ES

 

In my view, given what I see right now, this is not a week to take big risk unless you are feeling lucky, punk (a Dirty Harry reference). That may change as the week progresses. It may make sense to press some bets. But don’t forget too there are a couple additional jokers in the deck this week in the form of FOMC and Japanese election news flow which, really, could start at any time now.

As for oil, I’m not going to try to call a bottom. In fact, as I tweeted on Friday I’m starting to think that sellers are going to have to plain run out of willing buyers (liquidity) in order for this to bottom. There’s no structure down here. You’re kidding yourself IMO if you think years-old  low prices and trend lines are a trade-able feature. The situation is so radically different now than it was then. I do expect a character change, however. This week I imagine continued downside to be pool-and-drop, level by choppy level, rather than a mass of water spilling over a broken dam like its been for so many months. My read is that there are more other time frame (OTF) players involved in the market now than even a few days ago. This alone would palpably change the action of such a low-volume contract.

So to sum up, the Russel 2000 state, Japanese politics, crude oil, the Treasury Bond yield curve and options expiration/contract rollover could all have a hand in the large cap equities action this week.Possibly lingering effects too. Save God and the central banks, no one knows for certain what the future holds. But this week we know one of them is talking.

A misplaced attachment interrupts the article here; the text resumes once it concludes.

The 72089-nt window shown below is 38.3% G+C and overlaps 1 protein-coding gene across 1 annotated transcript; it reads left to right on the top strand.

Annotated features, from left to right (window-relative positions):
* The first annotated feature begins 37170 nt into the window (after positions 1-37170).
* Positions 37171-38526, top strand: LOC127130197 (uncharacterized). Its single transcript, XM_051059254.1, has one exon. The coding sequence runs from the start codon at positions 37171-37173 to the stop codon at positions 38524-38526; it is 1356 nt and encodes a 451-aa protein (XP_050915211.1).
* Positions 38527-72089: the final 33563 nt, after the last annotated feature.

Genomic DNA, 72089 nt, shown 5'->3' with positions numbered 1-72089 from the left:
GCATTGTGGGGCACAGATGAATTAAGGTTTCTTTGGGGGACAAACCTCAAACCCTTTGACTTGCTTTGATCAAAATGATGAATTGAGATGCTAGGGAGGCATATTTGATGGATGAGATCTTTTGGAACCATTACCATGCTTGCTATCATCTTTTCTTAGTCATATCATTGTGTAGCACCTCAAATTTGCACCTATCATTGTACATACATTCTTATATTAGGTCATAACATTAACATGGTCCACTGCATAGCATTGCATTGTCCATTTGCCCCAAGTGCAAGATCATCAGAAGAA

I leave you now with this CL chart. It’s the first interesting cumulative delta divergence I’ve seen in weeks. It’s not huge, but worth mentioning:

CL

 

Trade ’em well this week, amigos.

‘Tis the Season(ality)

How’s your weekend so far?

We had all kinds of chatter this week about the Santa Claus rally. So I thought I’d sneak a quick peek in the back of Santa’s sleigh to see what we might expect, historically, across the US indexes, agricultural commodities and the current red-headed step child of the markets – West Texas Intermediate  (symbol: CL) crude oil.

 

S & P 500

The upcoming week was at least a little weak, prior to  Jingle Bell Rock time,  7 of the last 9 years. The pattern is even more pronounced across the last 50 years.

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SPX Seasonality

Since 2005

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B4L052xIcAAx2Uc

Last 50 Years (via SentimenTrader)

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Nasdaq Technology 100

8 of 9 years saw some weakness or 2-way trade in the upcoming week:

QQQ Seasonality

Since 2005